LG plugs gap exposing info of millions of G3 users

LG has patched a security vulnerability that had the potential to allow attackers to steal personal information from an estimated 10 million G3 smartphones users worldwide.

The vulnerability was discovered in Smart Notice, which is one of LG's pre-installed apps on every G3 handset. Smart Notice displays a selection of notifications, suggestions and reminders to user, similar to Android's own Notification Center.

Security researchers Liran Segal and Shachar Korot, who found the vulnerability, said an attacker could easily steal sensitive data from the device's SD card, including WhatsApp data and images.

But as well as removing data, cunning attackers could also inject their own malicious code into the unsecured app to mislead the user into phishing scams and drive-by attacks', the latter being a program that is automatically downloaded to the user's device without their consent or knowledge.

"We informed LG, which responded quickly to notice of the vulnerability and we encourage users to immediately upgrade their application to new Smart Notice release, which contains a patch," wrote the researchers in a blog post detailing their findings.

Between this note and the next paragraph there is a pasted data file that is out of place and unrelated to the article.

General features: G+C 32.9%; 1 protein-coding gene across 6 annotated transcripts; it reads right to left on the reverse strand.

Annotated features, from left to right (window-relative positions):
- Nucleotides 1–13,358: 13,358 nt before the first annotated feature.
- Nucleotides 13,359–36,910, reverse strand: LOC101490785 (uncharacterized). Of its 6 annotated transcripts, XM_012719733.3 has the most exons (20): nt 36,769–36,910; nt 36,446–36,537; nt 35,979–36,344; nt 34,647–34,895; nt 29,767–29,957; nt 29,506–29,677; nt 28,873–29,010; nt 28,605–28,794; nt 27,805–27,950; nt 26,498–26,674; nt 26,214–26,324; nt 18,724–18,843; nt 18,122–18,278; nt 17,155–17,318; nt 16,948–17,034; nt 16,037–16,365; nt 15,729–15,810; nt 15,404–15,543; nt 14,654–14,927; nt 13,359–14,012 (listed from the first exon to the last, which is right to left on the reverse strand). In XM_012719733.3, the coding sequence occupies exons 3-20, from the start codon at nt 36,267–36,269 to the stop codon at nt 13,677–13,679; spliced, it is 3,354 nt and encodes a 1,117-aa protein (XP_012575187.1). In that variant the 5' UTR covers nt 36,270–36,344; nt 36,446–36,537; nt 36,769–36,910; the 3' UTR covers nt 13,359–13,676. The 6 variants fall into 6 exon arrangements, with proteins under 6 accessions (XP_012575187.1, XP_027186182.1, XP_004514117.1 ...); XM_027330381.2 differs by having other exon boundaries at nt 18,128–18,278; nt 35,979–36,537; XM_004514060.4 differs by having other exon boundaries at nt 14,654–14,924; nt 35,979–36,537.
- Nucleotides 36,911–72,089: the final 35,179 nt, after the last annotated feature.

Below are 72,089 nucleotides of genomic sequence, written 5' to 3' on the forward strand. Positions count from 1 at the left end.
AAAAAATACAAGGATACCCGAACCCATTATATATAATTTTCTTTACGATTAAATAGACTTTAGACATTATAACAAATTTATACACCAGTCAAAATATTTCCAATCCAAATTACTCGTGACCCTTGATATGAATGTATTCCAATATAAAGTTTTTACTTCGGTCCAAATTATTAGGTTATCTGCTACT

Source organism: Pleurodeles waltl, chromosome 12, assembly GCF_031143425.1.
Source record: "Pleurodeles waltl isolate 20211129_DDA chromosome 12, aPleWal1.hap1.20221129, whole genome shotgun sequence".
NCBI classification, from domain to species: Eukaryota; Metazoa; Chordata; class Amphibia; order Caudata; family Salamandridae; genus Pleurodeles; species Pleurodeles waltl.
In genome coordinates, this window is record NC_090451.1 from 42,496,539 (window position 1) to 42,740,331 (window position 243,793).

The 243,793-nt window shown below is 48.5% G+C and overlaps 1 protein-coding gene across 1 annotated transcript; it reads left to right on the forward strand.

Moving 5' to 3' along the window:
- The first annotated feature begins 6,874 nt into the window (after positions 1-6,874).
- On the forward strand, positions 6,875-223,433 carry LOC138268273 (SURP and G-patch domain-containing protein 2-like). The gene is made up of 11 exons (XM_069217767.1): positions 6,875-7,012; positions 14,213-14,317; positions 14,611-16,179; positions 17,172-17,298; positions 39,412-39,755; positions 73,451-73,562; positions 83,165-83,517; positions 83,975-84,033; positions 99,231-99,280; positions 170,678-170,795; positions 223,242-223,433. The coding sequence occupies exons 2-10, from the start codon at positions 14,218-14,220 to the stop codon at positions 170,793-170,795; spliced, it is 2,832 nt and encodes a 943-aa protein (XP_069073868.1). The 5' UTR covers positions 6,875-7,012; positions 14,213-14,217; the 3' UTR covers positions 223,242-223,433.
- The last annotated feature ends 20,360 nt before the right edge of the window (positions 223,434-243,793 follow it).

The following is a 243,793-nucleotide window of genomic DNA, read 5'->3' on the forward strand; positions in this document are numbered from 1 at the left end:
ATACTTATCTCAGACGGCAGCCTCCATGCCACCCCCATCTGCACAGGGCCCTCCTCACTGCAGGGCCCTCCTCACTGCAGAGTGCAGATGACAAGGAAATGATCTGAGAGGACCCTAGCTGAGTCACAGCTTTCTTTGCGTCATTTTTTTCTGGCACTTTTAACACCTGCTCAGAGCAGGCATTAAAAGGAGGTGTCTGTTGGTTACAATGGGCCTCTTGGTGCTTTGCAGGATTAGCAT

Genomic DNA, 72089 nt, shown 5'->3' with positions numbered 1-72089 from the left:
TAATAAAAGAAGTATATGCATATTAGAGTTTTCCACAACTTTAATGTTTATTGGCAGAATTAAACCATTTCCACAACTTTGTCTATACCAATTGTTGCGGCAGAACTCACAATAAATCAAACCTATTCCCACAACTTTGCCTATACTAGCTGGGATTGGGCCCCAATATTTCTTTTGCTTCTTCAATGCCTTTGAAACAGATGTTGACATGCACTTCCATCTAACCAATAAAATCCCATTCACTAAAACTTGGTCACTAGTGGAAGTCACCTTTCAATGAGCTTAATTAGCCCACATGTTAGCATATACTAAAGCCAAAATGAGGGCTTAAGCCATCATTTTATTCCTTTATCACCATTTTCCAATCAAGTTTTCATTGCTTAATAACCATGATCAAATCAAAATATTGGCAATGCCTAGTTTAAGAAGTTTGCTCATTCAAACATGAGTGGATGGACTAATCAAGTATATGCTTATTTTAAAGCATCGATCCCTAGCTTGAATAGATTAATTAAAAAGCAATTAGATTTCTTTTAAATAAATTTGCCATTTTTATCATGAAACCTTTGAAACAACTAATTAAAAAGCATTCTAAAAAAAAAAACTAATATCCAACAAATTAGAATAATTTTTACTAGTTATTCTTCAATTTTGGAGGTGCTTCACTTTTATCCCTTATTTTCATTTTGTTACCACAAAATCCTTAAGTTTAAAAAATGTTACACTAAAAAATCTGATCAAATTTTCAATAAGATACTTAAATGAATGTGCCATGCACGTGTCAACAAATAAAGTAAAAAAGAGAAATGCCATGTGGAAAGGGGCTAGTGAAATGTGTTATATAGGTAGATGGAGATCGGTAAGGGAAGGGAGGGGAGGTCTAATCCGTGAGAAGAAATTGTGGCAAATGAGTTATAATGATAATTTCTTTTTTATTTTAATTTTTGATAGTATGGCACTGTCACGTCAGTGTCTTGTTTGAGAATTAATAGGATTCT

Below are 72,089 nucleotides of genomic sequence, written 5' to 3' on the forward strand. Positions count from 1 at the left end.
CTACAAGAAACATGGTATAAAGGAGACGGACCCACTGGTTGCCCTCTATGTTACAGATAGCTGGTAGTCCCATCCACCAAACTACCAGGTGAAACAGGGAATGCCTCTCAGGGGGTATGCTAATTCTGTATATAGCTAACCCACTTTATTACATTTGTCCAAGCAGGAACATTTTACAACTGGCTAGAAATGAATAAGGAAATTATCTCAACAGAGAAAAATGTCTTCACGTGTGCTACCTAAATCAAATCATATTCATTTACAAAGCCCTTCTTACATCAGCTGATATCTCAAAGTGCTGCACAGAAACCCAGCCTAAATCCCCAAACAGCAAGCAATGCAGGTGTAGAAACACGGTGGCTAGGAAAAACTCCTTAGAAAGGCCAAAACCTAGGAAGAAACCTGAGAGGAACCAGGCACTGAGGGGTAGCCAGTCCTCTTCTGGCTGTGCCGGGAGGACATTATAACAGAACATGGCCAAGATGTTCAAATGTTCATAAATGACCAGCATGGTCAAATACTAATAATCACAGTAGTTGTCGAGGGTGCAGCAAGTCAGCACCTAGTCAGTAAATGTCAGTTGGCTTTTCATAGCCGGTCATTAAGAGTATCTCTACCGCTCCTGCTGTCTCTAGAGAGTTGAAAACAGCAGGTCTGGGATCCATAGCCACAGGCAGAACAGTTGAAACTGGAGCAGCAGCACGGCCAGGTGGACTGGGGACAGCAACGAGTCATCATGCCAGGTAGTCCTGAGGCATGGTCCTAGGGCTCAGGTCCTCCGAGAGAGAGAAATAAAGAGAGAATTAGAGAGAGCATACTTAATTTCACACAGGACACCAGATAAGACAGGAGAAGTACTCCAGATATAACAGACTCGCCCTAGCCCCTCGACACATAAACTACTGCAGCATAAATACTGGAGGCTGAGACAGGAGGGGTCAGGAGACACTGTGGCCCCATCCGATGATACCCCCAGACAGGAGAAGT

SNAP', as the researchers have dubbed it, exposes G3 smartphones to attack by running arbitrary JavaScript code on the devices, which can lead to the vulnerabilities mentioned, as well as others.

The researchers, who represent security firms Cynet and BugSec Group, uncovered the bug by introducing vulnerable phones to contacts that were riddled with malicious code. When notifications, such as callback prompts or birthday reminders were displayed, Smart Notice would then trigger the hidden payloads.

"With a little tweak, we were able to load external scripts from a remote host and refresh' our code every few seconds, giving us the ability to have active command and control over the LG phone and send new payloads," the researchers added.

In addition, the researchers also introduced proof-of-concept payloads to the devices to probe how severe the vulnerability was. In doing so, they were able to harvest data from the SD card, open the browser to any remote site and perform a denial-of-service attack that could cause the user's "phone to go crazy".

LG has now issued a patch, and recommends that people with vulnerable handset install the update as soon as possible.

IT Pro contacted LG for comment but had not received a response at the time of publication.